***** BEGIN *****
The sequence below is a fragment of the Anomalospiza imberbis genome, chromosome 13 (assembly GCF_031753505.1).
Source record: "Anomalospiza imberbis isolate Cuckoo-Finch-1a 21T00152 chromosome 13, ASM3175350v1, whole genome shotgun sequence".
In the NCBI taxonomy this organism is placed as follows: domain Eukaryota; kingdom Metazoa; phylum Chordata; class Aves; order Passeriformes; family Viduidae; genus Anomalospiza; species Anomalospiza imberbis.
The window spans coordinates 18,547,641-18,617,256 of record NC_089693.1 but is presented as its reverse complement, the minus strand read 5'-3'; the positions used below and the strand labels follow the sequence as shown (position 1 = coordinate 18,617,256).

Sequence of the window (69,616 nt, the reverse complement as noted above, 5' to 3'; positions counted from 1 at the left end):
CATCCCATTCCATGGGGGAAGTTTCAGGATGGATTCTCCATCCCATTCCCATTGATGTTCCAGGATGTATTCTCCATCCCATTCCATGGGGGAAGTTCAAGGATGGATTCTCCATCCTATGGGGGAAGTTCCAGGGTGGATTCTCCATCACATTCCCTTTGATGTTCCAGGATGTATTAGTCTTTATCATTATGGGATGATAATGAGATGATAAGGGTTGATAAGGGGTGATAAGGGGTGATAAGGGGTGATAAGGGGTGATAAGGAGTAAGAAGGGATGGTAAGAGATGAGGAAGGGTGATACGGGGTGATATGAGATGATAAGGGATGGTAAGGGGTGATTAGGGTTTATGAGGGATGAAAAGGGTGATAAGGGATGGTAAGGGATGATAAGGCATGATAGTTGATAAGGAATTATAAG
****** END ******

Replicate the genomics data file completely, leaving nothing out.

The sequence below is a fragment of the Anomalospiza imberbis genome, chromosome 13 (assembly GCF_031753505.1).
Source record: "Anomalospiza imberbis isolate Cuckoo-Finch-1a 21T00152 chromosome 13, ASM3175350v1, whole genome shotgun sequence".
In the NCBI taxonomy this organism is placed as follows: domain Eukaryota; kingdom Metazoa; phylum Chordata; class Aves; order Passeriformes; family Viduidae; genus Anomalospiza; species Anomalospiza imberbis.
The window spans coordinates 18,547,641-18,617,256 of record NC_089693.1 but is presented as its reverse complement, the minus strand read 5'-3'; the positions used below and the strand labels follow the sequence as shown (position 1 = coordinate 18,617,256).

Sequence of the window (69,616 nt, the reverse complement as noted above, 5' to 3'; positions counted from 1 at the left end):
CATCCCATTCCATGGGGGAAGTTTCAGGATGGATTCTCCATCCCATTCCCATTGATGTTCCAGGATGTATTCTCCATCCCATTCCATGGGGGAAGTTCAAGGATGGATTCTCCATCCTATGGGGGAAGTTCCAGGGTGGATTCTCCATCACATTCCCTTTGATGTTCCAGGATGTATTAGTCTTTATCATTATGGGATGATAATGAGATGATAAGGGTTGATAAGGGGTGATAAGGGGTGATAAGGGGTGATAAGGGGTGATAAGGAGTAAGAAGGGATGGTAAGAGATGAGGAAGGGTGATACGGGGTGATATGAGATGATAAGGGATGGTAAGGGGTGATTAGGGTTTATGAGGGATGAAAAGGGTGATAAGGGATGGTAAGGGATGATAAGGCATGATAGTTGATAAGGAATTATAAG